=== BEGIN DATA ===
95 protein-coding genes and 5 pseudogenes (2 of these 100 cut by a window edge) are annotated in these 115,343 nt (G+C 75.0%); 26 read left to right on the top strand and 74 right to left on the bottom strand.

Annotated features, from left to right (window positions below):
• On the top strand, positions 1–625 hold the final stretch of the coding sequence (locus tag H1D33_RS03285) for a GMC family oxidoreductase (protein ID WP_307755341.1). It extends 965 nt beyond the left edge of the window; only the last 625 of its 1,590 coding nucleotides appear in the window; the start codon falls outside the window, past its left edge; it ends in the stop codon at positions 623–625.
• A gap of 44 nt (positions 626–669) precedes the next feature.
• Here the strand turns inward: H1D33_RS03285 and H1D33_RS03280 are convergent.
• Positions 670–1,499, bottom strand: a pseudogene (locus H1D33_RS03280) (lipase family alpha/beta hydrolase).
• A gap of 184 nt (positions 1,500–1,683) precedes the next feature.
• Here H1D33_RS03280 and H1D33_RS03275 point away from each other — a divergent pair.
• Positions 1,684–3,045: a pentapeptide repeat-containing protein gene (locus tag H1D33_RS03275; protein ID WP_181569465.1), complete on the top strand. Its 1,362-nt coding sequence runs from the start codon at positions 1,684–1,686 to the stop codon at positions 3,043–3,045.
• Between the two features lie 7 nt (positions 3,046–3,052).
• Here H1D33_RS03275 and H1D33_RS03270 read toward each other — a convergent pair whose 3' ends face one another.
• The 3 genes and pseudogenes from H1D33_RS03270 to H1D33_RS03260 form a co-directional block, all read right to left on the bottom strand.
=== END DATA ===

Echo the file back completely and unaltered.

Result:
95 protein-coding genes and 5 pseudogenes (2 of these 100 cut by a window edge) are annotated in these 115,343 nt (G+C 75.0%); 26 read left to right on the top strand and 74 right to left on the bottom strand.

Annotated features, from left to right (window positions below):
• On the top strand, positions 1–625 hold the final stretch of the coding sequence (locus tag H1D33_RS03285) for a GMC family oxidoreductase (protein ID WP_307755341.1). It extends 965 nt beyond the left edge of the window; only the last 625 of its 1,590 coding nucleotides appear in the window; the start codon falls outside the window, past its left edge; it ends in the stop codon at positions 623–625.
• A gap of 44 nt (positions 626–669) precedes the next feature.
• Here the strand turns inward: H1D33_RS03285 and H1D33_RS03280 are convergent.
• Positions 670–1,499, bottom strand: a pseudogene (locus H1D33_RS03280) (lipase family alpha/beta hydrolase).
• A gap of 184 nt (positions 1,500–1,683) precedes the next feature.
• Here H1D33_RS03280 and H1D33_RS03275 point away from each other — a divergent pair.
• Positions 1,684–3,045: a pentapeptide repeat-containing protein gene (locus tag H1D33_RS03275; protein ID WP_181569465.1), complete on the top strand. Its 1,362-nt coding sequence runs from the start codon at positions 1,684–1,686 to the stop codon at positions 3,043–3,045.
• Between the two features lie 7 nt (positions 3,046–3,052).
• Here H1D33_RS03275 and H1D33_RS03270 read toward each other — a convergent pair whose 3' ends face one another.
• The 3 genes and pseudogenes from H1D33_RS03270 to H1D33_RS03260 form a co-directional block, all read right to left on the bottom strand.